Drunk Shabby Cop was none other than W. Earl Brown, who notably played Dan Doherty on Deadwood.

Also Cameron Diaz's brother in Something About Mary.
posted by bluecore at 5:33 PM on July 13, 2015 [3 favorites]


Not a terrible episode but having the three leads escape the shootout unscathed while all the baddies and the redshirts got wasted was a little much. The gangsters had worse aim than imperial stormtroopers.
posted by octothorpe at 6:37 PM on July 13, 2015 [2 favorites]


The gangsters had worse aim than imperial stormtroopers.

Ha. I was thinking the exact same thing during that shootout.

"This is like some kind of combination of Stormtrooper/James Bond Villain Henchmen type of shooting!!"
posted by Fizz at 6:40 PM on July 13, 2015 [1 favorite]


I was also thinking serpentine!
posted by octothorpe at 7:15 PM on July 13, 2015 [3 favorites]


Yeah, I was also deeply unimpressed by the way in which everyone - every single cop, every single gangster, and it looked like most of the bystanders, the single non-main-character member of the investigations unit - was shot dead except for the three main leads. I mean, come on.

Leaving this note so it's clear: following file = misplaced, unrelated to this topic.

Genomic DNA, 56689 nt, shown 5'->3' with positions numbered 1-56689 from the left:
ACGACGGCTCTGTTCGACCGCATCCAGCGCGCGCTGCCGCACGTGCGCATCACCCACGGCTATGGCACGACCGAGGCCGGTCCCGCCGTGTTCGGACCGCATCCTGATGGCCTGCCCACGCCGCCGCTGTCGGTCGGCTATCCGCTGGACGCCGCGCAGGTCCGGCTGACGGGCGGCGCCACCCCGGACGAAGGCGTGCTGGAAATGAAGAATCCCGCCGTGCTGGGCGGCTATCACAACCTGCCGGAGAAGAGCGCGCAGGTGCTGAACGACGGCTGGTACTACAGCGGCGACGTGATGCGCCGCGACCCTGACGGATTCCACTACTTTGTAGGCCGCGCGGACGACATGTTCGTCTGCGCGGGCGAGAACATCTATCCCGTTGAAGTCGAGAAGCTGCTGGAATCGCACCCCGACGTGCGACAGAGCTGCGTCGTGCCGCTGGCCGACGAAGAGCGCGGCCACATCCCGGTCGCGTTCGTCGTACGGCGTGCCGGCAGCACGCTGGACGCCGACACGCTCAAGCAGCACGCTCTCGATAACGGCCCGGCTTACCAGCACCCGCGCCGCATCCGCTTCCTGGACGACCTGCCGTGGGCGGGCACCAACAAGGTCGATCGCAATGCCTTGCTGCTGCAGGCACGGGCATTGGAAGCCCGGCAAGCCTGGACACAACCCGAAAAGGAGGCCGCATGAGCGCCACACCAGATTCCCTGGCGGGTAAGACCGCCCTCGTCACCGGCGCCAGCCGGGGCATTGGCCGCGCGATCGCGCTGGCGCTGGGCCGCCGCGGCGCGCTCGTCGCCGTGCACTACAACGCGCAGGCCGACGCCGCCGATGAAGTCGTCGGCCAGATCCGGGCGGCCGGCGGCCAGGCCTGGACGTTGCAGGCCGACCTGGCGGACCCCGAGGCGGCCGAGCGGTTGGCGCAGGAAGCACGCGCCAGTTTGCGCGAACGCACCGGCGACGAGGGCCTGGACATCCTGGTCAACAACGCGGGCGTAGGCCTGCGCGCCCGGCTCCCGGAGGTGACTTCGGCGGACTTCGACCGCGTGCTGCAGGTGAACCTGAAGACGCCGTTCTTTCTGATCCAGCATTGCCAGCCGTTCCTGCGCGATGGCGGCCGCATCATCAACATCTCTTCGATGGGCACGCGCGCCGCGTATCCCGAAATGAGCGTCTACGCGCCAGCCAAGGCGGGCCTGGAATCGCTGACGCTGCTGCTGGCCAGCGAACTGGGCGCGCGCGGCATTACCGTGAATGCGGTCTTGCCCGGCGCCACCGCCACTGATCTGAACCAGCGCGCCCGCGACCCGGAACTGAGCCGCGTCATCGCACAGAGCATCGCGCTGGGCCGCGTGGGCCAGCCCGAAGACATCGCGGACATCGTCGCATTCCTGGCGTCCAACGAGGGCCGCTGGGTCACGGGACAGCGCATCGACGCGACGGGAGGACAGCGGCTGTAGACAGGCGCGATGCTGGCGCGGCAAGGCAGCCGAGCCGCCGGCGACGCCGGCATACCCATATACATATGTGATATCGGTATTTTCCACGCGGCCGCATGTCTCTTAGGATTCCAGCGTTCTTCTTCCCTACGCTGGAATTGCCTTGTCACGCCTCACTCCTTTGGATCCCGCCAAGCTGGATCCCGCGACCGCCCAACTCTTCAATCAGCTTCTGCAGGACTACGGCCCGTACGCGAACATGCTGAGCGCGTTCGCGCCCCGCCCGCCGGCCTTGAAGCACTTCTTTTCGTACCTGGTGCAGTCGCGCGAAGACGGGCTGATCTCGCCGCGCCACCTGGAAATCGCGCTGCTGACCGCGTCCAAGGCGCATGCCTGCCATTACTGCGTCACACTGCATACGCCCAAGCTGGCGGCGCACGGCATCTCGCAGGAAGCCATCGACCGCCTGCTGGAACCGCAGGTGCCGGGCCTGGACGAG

While his dialogue remains depressingly pretentious, I liked watching Vince Vaughn wander around re-establishing his criminal empire. It was interesting and created a cool counterweight to the "bad man trying to go straight" path he seemed to be on at the beginning of the series.

I find that the characters are at their best when they're talking shop - Velcoro explaining the Way Things Are to Bezzerides, the Vinci cop briefing, etc. When they're actually sharing meaningful information they tend to relate better, whereas the scenes of them just sitting in cars or standing next to each other and emoting Deep Emotional Things are painfully bad.

If the shootout was a setup by the Mayor, I wonder if he expected those kinds of casualties. I mean, obviously he would have meant Ani to catch one, but losing what looked like a sizable chunk of the Vinci police staff in one go isn't something you'd expect to help you politically, especially if State is already looking over your shoulder. I mean, seriously, a uniformed bloodbath like that would end up in every newspaper nationwide, shining light on the town at the exact moment he's trying to keep the shadows in place. I'm leaning either towards the Mayor not being involved or something going terribly, terribly wrong with the plan.
posted by AdamCSnider at 7:29 PM on July 13, 2015 [3 favorites]


I'm actually really liking this season of Darkness at Noon.
posted by Justinian at 8:31 PM on July 13, 2015 [2 favorites]


Brandon Blatcher: “What was the point of Ani pulling out a knife when faced with heavily thugs? ”
“If one's sword is broken, he will strike with his hands. If his hands are cut off, he will press the enemy down with his shoulders. If his shoulders are cut away, he will bite through ten or fifteen enemy necks with his teeth. Courage is such a thing.”—Hagakure

octothorpe: “The gangsters had worse aim than imperial stormtroopers.”